The gas mask stamped on the cover of most Code of Arms releases is a symbol of the dark, toxic bass contained within. The music, says DJ Soroka, "is so nasty it might kill you." Indeed, the dubstep Soroka produces — and that of the Code of Arms label where he’s manager and A&R — is filled with bass that rolls around like electric storm clouds carrying acid run and thunder clap drums.
Soroka, whose real name is Will North, studied architecture and his first job in New York was building spaces used to show artwork at the Guggenheim. But his real passion was music, and he jumped straight into the deep end. "It was either do an internship at a firm or dive headfirst into music," he recalls, "So here I am." He’s now involved in music full time.
Before dubstep, he was interested in underground hip hop. In Soroka’s hometown of Amherst, Mass., he would make and sell mixtapes filled with music from CDs and compilations, and later those he found on Napster and Limewire ("but only for the underground stuff you couldn’t get anywhere else," the 26-year-old notes). "I felt like with all the bad commercial hip hop that was coming out, I had to spread the real dope."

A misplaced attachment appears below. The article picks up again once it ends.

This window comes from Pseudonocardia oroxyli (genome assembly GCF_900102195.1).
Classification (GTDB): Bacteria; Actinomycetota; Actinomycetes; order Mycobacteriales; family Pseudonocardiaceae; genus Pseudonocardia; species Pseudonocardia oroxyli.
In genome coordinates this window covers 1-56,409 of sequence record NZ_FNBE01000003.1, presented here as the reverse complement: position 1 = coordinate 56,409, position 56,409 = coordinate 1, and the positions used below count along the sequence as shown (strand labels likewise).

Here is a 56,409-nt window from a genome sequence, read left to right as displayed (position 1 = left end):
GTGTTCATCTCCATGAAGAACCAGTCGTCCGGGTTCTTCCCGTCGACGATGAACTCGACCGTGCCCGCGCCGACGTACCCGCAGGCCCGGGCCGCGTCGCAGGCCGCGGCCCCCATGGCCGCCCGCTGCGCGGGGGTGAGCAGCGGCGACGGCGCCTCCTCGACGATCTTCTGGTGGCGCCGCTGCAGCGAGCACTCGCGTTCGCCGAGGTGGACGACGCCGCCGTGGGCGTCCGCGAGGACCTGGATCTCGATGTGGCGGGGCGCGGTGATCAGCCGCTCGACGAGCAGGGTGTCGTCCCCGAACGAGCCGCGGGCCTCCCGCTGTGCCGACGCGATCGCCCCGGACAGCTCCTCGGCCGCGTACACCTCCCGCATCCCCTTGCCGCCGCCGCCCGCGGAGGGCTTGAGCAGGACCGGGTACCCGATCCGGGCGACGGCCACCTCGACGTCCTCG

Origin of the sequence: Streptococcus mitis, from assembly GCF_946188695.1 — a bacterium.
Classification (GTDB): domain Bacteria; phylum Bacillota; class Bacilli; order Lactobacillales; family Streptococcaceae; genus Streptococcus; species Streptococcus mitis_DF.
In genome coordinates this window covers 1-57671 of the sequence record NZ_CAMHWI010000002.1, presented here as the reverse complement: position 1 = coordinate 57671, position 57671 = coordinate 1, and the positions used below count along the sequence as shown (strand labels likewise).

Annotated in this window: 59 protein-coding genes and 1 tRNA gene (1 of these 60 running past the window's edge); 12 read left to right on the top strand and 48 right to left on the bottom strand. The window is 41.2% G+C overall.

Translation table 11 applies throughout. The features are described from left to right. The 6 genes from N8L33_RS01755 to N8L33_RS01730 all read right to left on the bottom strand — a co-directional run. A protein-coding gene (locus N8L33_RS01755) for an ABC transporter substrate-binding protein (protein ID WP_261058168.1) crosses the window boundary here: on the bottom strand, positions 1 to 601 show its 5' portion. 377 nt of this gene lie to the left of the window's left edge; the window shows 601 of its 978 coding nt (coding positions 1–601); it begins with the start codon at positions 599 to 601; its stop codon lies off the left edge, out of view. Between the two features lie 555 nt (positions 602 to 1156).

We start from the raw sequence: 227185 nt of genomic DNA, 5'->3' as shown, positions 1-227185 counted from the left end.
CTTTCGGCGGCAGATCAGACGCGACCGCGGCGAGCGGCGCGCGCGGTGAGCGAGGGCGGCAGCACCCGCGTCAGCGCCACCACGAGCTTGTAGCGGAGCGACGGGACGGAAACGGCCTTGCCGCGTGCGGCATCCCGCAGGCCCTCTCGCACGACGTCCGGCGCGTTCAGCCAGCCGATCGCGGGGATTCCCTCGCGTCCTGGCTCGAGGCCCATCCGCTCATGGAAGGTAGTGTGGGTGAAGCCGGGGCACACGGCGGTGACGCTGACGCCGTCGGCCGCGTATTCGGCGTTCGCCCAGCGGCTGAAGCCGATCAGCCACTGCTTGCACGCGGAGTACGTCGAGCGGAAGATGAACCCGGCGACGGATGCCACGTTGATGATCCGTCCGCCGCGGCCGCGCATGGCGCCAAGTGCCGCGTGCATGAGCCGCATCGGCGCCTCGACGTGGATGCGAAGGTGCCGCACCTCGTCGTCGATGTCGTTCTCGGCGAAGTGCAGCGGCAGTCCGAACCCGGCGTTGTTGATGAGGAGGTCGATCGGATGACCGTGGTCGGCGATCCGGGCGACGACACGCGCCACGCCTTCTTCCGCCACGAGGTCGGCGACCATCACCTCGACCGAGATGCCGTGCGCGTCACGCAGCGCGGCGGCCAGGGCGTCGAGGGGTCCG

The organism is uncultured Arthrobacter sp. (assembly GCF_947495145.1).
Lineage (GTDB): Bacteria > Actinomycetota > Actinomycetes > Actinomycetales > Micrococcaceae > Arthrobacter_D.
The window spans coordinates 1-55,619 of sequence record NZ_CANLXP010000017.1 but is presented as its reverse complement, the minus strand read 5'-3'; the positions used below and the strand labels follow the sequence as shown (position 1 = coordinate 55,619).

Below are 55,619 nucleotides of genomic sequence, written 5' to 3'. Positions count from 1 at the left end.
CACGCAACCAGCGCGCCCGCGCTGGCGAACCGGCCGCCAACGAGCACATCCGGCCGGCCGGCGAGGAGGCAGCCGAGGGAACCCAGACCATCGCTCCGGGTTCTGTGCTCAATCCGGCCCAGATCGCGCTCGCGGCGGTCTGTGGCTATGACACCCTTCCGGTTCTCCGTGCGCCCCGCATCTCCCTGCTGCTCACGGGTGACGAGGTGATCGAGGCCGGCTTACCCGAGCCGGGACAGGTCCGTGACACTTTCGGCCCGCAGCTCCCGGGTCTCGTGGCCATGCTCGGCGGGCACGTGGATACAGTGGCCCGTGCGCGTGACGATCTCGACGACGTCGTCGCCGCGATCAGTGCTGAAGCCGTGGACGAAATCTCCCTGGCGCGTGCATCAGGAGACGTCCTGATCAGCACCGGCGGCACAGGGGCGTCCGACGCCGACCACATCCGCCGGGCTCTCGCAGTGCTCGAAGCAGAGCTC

He compares that music with dubstep today: "When I was a teenager, underground hip hop was the shit. There was the same excitement that you see today with dubstep." His growing involvement in the sound was completed when he paired with DJ Nebulla, who founded Code of Arms, and DJ Dore. "I learned a lot from them as to how to capture the dubstep sound," Soroka says. He just recently relocated to Bushwick.
Dubstep started on the road to becoming a global phenomenon in London at the turn of the century. It was rooted in the reggae, grime (a British style of rap), and the 2-step club scenes.
For New York-area dubstep similar to his style, Soroka says people should be on the lookout for Hellfire Machina, The Widdler, and Claw. He also mentions Liondub, Enkryption Projekt, Dave Gee, Trigon & Eshin, Enoe, and Lenny Dee as NYC DJs that are spinning similar music.
As for Code Of Arms, you can catch them in Brooklyn at their next Darkroom party on Feb. 13th, at their Bass Fueled Mischief party on Feb. 20th, or on Dubstep.fm every Friday from 5-7 p.m. starting this weekend. Soroka also has upcoming releases on Filthy Digital, Bassism Records, Gamma Audio, and Code of Arms — which recently switched its digital distribution over to Sony. Most of his tunes can be found on Digital-Tunes.net.
Below, we’ve included Soroka’s track "Doon Valley" for download, and his Wu Tang remix for streaming. The Wu remix includes three songs mashed into one. It’s part of an album of Killa Bee remixes paired with original dubstep compositions. The record was the brainchild of DJ Nebulla.
Soroka — “Doon Valley”
Wu Tang — “Pencil/My Piano/Firehouse (Soroka RMX)”